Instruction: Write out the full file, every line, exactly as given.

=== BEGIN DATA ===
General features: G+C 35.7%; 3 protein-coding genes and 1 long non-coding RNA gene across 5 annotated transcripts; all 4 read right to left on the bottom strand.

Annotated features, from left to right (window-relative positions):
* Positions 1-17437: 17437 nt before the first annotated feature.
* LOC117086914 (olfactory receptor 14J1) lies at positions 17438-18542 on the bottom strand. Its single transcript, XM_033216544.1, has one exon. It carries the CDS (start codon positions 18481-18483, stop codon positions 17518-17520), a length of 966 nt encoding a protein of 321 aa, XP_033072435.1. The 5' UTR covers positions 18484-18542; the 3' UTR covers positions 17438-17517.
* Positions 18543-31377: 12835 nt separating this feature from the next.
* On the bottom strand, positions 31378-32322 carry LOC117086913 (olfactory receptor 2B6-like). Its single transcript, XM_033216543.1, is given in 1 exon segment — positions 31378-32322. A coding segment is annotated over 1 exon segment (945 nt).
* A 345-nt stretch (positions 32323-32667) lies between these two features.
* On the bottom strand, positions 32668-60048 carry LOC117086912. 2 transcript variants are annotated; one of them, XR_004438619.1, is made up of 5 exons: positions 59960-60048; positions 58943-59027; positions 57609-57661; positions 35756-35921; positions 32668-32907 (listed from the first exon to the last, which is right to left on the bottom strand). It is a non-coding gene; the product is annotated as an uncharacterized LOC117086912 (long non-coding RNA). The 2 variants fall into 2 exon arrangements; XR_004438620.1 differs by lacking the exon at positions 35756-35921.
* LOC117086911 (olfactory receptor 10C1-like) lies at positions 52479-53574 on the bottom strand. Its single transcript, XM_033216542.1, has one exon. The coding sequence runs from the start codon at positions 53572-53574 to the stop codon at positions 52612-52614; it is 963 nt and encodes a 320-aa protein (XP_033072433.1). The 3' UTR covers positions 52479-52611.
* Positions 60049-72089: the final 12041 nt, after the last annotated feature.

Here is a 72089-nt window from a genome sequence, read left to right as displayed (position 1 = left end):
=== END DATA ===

General features: G+C 35.7%; 3 protein-coding genes and 1 long non-coding RNA gene across 5 annotated transcripts; all 4 read right to left on the bottom strand.

Annotated features, from left to right (window-relative positions):
* Positions 1-17437: 17437 nt before the first annotated feature.
* LOC117086914 (olfactory receptor 14J1) lies at positions 17438-18542 on the bottom strand. Its single transcript, XM_033216544.1, has one exon. It carries the CDS (start codon positions 18481-18483, stop codon positions 17518-17520), a length of 966 nt encoding a protein of 321 aa, XP_033072435.1. The 5' UTR covers positions 18484-18542; the 3' UTR covers positions 17438-17517.
* Positions 18543-31377: 12835 nt separating this feature from the next.
* On the bottom strand, positions 31378-32322 carry LOC117086913 (olfactory receptor 2B6-like). Its single transcript, XM_033216543.1, is given in 1 exon segment — positions 31378-32322. A coding segment is annotated over 1 exon segment (945 nt).
* A 345-nt stretch (positions 32323-32667) lies between these two features.
* On the bottom strand, positions 32668-60048 carry LOC117086912. 2 transcript variants are annotated; one of them, XR_004438619.1, is made up of 5 exons: positions 59960-60048; positions 58943-59027; positions 57609-57661; positions 35756-35921; positions 32668-32907 (listed from the first exon to the last, which is right to left on the bottom strand). It is a non-coding gene; the product is annotated as an uncharacterized LOC117086912 (long non-coding RNA). The 2 variants fall into 2 exon arrangements; XR_004438620.1 differs by lacking the exon at positions 35756-35921.
* LOC117086911 (olfactory receptor 10C1-like) lies at positions 52479-53574 on the bottom strand. Its single transcript, XM_033216542.1, has one exon. The coding sequence runs from the start codon at positions 53572-53574 to the stop codon at positions 52612-52614; it is 963 nt and encodes a 320-aa protein (XP_033072433.1). The 3' UTR covers positions 52479-52611.
* Positions 60049-72089: the final 12041 nt, after the last annotated feature.

Here is a 72089-nt window from a genome sequence, read left to right as displayed (position 1 = left end):